By: Sean Crose
It’s only fitting perhaps that a professional sporting event that was said to be born and bred online ended up dominating the social medial site over the summer. For, in the weeks leading up to Floyd Mayweather’s 10th round victory over UFC star Conor McGregor on Saturday night in Las Vegas, Twitter blew up, with a stunning nine and a half million Tweets being recorded regarding the fight. “Boxing and MMA fans alike have had the fight on their minds and it has shown in their Tweets,” declared an email from the website. “There have been more than 9.5 million mentions about the fight since it was announced in June.”
Photo Credit: USA Today
According to Twitter, the “Top 3 Most Tweeted Moments” were:
– Floyd Mayweather wins fight in 10th round (185K Tweets; 12:53am ET)
– Conor McGregor wobbly as 9th round comes to an end (80K Tweets; 12:50am ET)
– Floyd Mayweather lands consecutive punches on McGregor in 9th round (60K Tweets; 12:48am ET)
While this may all come across as rather marginal, it’s indicative of just how big a deal the much hyped, much maligned, and – yes – much enjoyed Mayweather-McGregor fight truly was. Twitter is known for having its finger on the pulse of society. And Mayweather-McGregor was clearly one of the hottest topics outside of hard news throughout the summer months Sure enough, internet fandom has been credited with making the fight happen in the first place. Whether it was tacky and unserious or not, Mayweather Promotions and the UFC gave the public the fight it clearly wanted over the weekend.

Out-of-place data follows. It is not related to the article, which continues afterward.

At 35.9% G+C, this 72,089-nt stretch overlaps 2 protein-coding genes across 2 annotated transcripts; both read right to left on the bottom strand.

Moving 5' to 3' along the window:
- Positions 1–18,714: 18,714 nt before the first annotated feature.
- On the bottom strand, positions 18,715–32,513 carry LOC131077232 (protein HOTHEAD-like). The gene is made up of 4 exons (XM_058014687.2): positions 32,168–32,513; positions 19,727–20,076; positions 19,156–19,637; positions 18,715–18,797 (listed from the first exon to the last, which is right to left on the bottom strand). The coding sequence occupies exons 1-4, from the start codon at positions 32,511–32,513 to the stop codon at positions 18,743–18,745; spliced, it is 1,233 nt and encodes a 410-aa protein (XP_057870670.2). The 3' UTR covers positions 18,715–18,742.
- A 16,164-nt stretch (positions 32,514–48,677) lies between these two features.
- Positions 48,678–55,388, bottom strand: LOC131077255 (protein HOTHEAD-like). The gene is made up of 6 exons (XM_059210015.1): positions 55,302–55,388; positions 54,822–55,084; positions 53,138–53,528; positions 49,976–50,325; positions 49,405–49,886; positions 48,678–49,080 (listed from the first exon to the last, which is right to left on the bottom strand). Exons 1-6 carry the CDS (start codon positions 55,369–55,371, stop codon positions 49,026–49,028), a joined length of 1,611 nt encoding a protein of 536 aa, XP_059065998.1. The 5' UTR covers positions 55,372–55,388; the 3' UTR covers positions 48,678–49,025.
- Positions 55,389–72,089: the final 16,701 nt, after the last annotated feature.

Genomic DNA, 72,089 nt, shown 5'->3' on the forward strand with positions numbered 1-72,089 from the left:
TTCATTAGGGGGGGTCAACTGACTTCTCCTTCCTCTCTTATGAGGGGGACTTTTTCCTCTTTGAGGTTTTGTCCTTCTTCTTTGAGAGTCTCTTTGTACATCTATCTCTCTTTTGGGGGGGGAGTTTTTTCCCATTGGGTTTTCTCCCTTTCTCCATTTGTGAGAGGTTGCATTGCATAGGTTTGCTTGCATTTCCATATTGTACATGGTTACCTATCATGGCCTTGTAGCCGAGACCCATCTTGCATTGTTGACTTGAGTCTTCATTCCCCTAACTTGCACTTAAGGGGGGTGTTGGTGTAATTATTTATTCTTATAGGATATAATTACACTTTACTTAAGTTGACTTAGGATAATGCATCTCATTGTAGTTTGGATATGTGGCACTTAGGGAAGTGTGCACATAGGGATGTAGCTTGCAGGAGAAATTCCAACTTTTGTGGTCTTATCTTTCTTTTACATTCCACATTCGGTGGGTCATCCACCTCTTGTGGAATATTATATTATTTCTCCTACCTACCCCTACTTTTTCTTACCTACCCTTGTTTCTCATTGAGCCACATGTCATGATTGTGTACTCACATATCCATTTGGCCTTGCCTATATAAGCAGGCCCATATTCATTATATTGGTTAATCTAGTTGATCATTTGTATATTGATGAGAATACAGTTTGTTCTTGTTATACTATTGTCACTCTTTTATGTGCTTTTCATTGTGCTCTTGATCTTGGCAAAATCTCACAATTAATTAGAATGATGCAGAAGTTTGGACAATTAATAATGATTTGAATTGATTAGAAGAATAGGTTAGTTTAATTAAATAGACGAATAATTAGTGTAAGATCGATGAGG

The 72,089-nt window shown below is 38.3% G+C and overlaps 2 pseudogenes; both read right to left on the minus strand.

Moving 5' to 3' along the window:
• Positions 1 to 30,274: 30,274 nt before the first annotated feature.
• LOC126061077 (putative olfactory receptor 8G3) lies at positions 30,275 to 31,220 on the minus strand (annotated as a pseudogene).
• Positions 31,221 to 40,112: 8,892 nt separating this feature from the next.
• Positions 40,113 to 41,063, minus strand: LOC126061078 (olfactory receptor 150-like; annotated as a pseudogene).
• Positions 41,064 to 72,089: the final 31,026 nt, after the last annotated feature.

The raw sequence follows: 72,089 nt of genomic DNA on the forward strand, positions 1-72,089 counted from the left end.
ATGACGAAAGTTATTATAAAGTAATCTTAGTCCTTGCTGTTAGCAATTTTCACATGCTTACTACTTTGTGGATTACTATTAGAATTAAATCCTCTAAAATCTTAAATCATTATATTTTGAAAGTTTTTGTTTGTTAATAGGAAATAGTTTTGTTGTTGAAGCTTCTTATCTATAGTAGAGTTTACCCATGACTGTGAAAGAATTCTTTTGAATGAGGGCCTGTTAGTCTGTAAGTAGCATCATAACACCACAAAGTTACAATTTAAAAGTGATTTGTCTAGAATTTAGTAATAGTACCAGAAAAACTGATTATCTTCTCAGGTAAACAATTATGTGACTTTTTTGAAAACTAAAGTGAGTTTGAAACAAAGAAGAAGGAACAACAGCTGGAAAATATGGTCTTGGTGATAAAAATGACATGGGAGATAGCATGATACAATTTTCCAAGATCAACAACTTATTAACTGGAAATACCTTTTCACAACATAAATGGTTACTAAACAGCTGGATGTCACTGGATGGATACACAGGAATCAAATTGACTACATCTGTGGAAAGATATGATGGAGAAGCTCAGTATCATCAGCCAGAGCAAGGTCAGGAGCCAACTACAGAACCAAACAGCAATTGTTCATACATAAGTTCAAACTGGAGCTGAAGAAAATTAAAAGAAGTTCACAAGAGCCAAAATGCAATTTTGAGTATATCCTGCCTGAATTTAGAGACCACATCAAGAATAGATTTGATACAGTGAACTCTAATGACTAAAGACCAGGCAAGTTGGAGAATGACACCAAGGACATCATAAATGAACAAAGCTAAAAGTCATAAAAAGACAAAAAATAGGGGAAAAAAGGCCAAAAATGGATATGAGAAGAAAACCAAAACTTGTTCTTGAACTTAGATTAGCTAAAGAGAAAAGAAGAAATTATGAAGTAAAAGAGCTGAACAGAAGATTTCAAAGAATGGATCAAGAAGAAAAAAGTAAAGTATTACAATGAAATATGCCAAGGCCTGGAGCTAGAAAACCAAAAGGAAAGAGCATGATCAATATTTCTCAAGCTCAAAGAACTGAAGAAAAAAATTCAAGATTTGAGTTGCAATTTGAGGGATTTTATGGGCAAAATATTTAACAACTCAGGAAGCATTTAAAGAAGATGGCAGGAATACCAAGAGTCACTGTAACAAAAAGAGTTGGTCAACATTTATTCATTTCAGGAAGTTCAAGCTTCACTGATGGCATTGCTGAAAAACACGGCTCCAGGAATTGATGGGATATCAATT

Yet it’s clear that Twitter the entity, as opposed to Twitter the online microphone, wanted in on the Mayweather-McGregor action in the lead up to the bout. For the site even went so far as to create emojis for each fighter. Needless to say, both Mayweather and McGregor have huge Twitter followings themselves. Mayweather’s followers log in at the seven million figure, while McGregor can boast a thunderous five million followers of his own.
Now that the dust is finally settling, Mayweather-McGregor looks to perhaps be the most lucrative event in the history of combat sports – and most likely one of the most lucrative events in the history of sports in general. Twitter unquestionably played a role in the fight’s popularity, and it’s been rewarded with user Tweets nearing the tens of millions.
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